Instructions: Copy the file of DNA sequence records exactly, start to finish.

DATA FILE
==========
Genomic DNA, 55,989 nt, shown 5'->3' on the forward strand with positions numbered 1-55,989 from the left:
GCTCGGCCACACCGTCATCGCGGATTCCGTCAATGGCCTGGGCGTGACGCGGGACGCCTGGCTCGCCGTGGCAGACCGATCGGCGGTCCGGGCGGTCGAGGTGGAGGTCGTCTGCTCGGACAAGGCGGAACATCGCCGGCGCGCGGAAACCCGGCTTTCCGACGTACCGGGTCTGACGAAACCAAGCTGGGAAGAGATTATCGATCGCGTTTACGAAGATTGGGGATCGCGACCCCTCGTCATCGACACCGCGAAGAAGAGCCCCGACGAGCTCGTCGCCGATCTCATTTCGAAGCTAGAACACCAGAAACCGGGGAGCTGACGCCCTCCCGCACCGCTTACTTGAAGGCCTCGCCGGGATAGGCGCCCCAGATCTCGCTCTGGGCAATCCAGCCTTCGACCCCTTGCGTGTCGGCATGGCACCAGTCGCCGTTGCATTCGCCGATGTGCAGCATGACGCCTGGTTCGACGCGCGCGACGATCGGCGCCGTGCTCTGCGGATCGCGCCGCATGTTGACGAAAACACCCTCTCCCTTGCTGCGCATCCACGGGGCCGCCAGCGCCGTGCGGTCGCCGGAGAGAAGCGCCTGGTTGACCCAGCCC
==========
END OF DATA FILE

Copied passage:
Genomic DNA, 55,989 nt, shown 5'->3' on the forward strand with positions numbered 1-55,989 from the left:
GCTCGGCCACACCGTCATCGCGGATTCCGTCAATGGCCTGGGCGTGACGCGGGACGCCTGGCTCGCCGTGGCAGACCGATCGGCGGTCCGGGCGGTCGAGGTGGAGGTCGTCTGCTCGGACAAGGCGGAACATCGCCGGCGCGCGGAAACCCGGCTTTCCGACGTACCGGGTCTGACGAAACCAAGCTGGGAAGAGATTATCGATCGCGTTTACGAAGATTGGGGATCGCGACCCCTCGTCATCGACACCGCGAAGAAGAGCCCCGACGAGCTCGTCGCCGATCTCATTTCGAAGCTAGAACACCAGAAACCGGGGAGCTGACGCCCTCCCGCACCGCTTACTTGAAGGCCTCGCCGGGATAGGCGCCCCAGATCTCGCTCTGGGCAATCCAGCCTTCGACCCCTTGCGTGTCGGCATGGCACCAGTCGCCGTTGCATTCGCCGATGTGCAGCATGACGCCTGGTTCGACGCGCGCGACGATCGGCGCCGTGCTCTGCGGATCGCGCCGCATGTTGACGAAAACACCCTCTCCCTTGCTGCGCATCCACGGGGCCGCCAGCGCCGTGCGGTCGCCGGAGAGAAGCGCCTGGTTGACCCAGCCC